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April 17, 2012
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  Disability Update 
  • Survey: Many companies include disability in their diversity programs
    According to a survey of 662 human resources staff by the Society for Human Resource Management and Cornell University, about two-thirds of respondents said their companies' diversity programs include disability and the staff are offered training on how to interview people with varying needs. The report also found that 57% of companies work with local groups that promote hiring people with disabilities. Disability Scoop (4/13) LinkedInFacebookTwitterEmail this Story
  • Other News
  Assistive Technology 
  • Researchers work on socially assistive robots for students
    A team of researchers from a number of U.S. universities has received a $10 million grant from the National Science Foundation to develop robots to work in schools with students who have disabilities. The robots, officials said, would be individualized and would help students meet long-term goals in education, life and social skills, and even physical activity. CNET/Cutting Edge blog (4/12) LinkedInFacebookTwitterEmail this Story
  • Old technology seen as useful for people with hearing impairments
    Amid many advances in technology, some say an old technology can be particularly helpful for those who have hearing impairments. Hearing loops are wires that circle a room or area, connecting cochlear devices or hearing aids -- equipped with telecoil features -- to sound systems, bypassing ambient noise. Some advocates are encouraging performance venues and other locations in the U.S. to install the loops, which are used in locations across the country and the world but are far from commonplace. The Washington Post (4/9) LinkedInFacebookTwitterEmail this Story
  • Other News
  • Company sees disabilities as catalysts for innovation
    Arizona-based STEM Force Technology seeks to help communities and companies look at disability in a different way, as "a catalyst for innovation," said founder and CEO Garret Westlake. "The key is not to shy away from what is different, but to engage the difference and make it part of a larger conversation. When you can be open to radical ideas, different perspectives, and people whom you never imagined working with -- that is where innovation happens," he said. The Washington Times/Autism Unexpected blog (4/9) LinkedInFacebookTwitterEmail this Story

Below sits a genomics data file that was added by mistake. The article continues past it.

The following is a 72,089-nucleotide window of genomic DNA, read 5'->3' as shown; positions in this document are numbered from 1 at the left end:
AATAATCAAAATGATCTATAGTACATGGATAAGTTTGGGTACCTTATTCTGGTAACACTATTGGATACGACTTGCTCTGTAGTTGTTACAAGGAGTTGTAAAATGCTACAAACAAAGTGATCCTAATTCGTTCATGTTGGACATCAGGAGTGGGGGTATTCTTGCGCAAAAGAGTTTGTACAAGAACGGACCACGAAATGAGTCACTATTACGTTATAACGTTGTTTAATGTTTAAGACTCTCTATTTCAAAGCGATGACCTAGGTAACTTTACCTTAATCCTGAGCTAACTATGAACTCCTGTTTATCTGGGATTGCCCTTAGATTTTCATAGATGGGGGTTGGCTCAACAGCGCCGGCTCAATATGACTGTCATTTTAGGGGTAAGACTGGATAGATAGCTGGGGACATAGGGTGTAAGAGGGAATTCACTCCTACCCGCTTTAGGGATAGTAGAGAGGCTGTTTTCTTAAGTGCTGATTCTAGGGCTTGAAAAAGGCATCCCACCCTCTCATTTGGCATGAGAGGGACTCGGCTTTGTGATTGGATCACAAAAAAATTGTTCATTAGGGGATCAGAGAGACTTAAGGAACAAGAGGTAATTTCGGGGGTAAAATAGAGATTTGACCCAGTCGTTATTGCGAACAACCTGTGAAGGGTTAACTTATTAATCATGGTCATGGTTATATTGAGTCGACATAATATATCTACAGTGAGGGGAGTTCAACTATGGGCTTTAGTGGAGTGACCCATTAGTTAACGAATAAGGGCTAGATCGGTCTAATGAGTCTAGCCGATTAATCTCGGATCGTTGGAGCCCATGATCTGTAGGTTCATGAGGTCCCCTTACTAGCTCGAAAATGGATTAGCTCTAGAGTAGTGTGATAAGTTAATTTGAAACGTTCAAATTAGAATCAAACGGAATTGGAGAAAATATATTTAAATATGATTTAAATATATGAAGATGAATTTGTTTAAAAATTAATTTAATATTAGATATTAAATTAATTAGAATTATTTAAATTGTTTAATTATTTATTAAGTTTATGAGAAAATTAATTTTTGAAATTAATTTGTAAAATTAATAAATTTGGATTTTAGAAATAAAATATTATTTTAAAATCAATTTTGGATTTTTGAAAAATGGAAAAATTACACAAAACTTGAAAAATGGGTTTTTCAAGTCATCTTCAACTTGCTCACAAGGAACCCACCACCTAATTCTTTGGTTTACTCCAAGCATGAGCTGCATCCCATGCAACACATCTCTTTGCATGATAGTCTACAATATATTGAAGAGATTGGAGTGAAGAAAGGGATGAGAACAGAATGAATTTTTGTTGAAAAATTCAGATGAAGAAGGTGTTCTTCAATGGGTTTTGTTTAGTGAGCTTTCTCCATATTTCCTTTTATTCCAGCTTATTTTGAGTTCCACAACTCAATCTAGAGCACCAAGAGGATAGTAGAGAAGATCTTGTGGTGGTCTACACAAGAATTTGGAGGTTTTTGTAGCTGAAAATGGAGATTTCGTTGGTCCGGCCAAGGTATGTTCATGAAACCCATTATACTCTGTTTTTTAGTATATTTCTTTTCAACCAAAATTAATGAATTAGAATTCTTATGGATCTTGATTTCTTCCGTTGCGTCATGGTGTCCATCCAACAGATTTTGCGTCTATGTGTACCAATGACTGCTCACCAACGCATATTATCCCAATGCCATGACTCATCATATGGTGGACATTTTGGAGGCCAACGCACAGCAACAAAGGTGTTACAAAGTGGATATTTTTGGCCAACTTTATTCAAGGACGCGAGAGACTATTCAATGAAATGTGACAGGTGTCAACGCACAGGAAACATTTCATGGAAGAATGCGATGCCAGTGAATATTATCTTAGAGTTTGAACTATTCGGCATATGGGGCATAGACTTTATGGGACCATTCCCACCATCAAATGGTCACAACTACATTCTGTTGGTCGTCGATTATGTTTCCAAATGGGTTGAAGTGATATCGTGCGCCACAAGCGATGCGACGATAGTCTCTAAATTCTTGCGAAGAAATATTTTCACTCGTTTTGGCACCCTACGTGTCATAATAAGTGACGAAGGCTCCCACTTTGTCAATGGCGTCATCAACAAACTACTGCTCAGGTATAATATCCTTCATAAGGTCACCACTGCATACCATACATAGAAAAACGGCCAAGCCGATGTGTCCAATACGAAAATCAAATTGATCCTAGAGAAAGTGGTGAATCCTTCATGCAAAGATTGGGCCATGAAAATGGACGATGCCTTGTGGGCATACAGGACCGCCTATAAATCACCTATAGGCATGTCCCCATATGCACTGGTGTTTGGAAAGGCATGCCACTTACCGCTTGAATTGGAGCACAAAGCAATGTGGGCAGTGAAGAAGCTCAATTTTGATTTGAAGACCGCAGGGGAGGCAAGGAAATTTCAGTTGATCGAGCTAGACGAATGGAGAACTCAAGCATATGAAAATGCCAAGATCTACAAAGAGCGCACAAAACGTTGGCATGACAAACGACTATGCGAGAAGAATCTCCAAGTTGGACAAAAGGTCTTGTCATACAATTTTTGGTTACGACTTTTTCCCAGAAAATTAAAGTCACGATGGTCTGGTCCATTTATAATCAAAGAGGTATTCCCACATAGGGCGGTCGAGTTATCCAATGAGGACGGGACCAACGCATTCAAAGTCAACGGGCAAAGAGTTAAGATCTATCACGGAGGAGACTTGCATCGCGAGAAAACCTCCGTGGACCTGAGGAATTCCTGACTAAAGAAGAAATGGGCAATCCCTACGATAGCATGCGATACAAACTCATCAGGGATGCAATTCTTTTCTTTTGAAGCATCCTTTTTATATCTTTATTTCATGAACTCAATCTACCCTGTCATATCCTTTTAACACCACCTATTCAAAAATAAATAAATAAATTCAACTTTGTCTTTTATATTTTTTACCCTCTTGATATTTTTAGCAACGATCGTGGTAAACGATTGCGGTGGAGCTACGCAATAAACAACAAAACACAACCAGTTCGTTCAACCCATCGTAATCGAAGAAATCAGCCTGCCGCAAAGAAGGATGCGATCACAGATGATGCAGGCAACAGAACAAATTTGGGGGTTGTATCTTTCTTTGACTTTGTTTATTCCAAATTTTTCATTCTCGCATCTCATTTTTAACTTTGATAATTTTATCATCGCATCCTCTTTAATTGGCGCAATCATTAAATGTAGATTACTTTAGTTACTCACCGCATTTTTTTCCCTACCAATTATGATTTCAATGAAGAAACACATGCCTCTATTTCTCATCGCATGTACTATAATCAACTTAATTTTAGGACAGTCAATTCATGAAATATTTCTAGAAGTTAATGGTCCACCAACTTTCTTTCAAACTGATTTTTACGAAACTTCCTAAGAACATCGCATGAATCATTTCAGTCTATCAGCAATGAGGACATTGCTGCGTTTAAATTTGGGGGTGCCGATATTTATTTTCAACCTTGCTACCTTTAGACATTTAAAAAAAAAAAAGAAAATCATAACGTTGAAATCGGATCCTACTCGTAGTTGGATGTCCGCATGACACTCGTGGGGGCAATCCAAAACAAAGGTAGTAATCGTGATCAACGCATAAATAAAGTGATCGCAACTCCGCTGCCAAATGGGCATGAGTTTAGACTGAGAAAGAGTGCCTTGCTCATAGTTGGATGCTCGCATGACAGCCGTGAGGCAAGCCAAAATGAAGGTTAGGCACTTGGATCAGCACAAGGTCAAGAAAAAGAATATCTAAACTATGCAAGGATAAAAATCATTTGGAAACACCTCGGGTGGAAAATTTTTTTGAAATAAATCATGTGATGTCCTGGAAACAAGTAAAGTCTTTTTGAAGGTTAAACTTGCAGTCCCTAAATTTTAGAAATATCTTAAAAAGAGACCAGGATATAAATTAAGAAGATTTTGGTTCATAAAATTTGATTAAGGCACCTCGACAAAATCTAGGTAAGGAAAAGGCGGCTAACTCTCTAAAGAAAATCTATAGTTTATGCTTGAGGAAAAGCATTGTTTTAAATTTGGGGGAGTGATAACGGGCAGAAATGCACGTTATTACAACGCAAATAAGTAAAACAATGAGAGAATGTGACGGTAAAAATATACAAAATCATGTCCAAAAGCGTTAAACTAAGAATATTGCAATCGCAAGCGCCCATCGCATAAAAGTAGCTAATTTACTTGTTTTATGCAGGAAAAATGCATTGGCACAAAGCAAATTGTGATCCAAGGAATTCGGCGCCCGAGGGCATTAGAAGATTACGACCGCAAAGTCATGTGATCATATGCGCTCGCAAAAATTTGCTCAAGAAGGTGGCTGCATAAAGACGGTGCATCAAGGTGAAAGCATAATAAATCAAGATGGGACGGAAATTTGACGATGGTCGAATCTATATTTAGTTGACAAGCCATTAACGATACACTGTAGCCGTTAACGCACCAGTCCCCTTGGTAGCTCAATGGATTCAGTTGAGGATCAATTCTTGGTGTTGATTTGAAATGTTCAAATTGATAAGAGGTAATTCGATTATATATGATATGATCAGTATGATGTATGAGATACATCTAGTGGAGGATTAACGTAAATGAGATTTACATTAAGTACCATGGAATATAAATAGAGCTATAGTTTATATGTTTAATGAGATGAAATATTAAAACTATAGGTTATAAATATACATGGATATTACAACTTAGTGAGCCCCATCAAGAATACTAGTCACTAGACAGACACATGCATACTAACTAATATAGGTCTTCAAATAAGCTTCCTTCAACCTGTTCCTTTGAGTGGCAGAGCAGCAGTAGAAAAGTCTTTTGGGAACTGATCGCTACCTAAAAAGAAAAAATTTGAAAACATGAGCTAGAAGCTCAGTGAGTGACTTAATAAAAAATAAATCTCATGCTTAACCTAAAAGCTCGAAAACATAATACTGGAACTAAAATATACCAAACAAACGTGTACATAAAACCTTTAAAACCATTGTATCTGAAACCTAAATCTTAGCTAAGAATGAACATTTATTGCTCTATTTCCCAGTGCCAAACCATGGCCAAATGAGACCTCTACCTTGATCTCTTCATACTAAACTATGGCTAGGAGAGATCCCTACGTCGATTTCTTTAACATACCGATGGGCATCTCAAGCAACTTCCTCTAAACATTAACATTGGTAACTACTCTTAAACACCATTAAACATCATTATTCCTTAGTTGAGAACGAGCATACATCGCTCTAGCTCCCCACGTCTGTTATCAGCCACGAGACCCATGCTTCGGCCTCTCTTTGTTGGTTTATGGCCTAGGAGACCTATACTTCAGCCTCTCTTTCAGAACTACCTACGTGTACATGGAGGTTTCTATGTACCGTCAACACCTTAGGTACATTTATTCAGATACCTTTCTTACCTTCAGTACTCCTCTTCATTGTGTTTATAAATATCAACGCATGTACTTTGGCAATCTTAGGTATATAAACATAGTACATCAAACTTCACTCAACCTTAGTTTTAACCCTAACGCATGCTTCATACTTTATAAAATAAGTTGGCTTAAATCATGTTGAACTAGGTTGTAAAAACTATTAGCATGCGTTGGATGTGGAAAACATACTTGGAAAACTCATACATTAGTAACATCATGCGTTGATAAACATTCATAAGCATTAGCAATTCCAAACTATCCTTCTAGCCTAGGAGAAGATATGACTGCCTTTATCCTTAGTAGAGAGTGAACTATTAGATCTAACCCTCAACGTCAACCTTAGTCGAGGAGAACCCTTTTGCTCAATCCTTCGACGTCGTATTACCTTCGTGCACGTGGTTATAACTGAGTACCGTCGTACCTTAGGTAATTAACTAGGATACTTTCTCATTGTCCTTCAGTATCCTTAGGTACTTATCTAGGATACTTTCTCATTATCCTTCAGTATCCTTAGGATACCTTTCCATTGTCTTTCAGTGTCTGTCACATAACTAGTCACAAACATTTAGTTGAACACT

• NYC photo exhibit shows people with disabilities in society
    Photographer Denis Darzacq's collection called "ACT" is a series of photos of people with disabilities, on display at the Laurence Miller Gallery in New York City though June 15. Darzacq said he worked to help his subjects "get into reality -- the real spaces of cities because they belong to the society, too." (4/13) LinkedInFacebookTwitterEmail this Story
  • Other News
  UCP News 
  • Less than two weeks to Transitioning to Tomorrow, UCP's 2012 Annual Conference -- Have you registered?
    This year's UCP Annual Conference will focus on the transition to a new approach for UCP, its allies and partners. The conference coincides the unveiling of two new national initiatives for UCP: 1) targeted Public Education and Outreach campaigns around early childhood development, services and supports for youth, the transition to adulthood and vital family supports; and 2) a re-launch of UCP's Life Without Limits Initiative, including a dynamic new language study and the birth of Life Labs, UCP's research and development effort around adaptive technology. Register today! LinkedInFacebookTwitterEmail this Story
  • IPad Makes a Difference in the Life of a Non-Verbal Child
    On May 7, more than 100 golfers will gather at the exclusive Stonington Country Club for a cause that is helping at least one 3 year old communicate. Chloe Mason-Mann is the most recent recipient of an iPad from United Cerebral Palsy of Eastern Connecticut's Disability Support Program. Chloe has Down Syndrome, and prior to receiving her iPad early this year, she possessed a vocabulary of only five spoken words and sign language vocabulary of about 100. Only two months later, her vocabulary had developed to 50 words, a number that continues to grow. Read more. LinkedInFacebookTwitterEmail this Story
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People who don't take risks generally make about two big mistakes a year. People who do take risks generally make about two big mistakes a year."
--Peter Drucker,
Austrian-American writer and management consultant

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About UCP
United Cerebral Palsy (UCP) educates, advocates and provides support services to ensure a life without limits for people with a spectrum of disabilities. Together with nearly 100 affiliates, UCP has a mission to advance the independence, productivity and full citizenship of people disabilities by supporting more than 176,000 children and adults every day—one person at a time, one family at a time. UCP works to enact real change—to revolutionize care, raise standards of living and create opportunities—impacting the lives of millions living with disabilities. For more than 60 years, UCP has worked to ensure the inclusion of individuals with disabilities in every facet of society. Together, with parents and caregivers, UCP will continue to push for the social, legal and technological changes that increase accessibility and independence, allowing people with disabilities to dream their own dreams, for the next 60 years, and beyond. For more information, please visit
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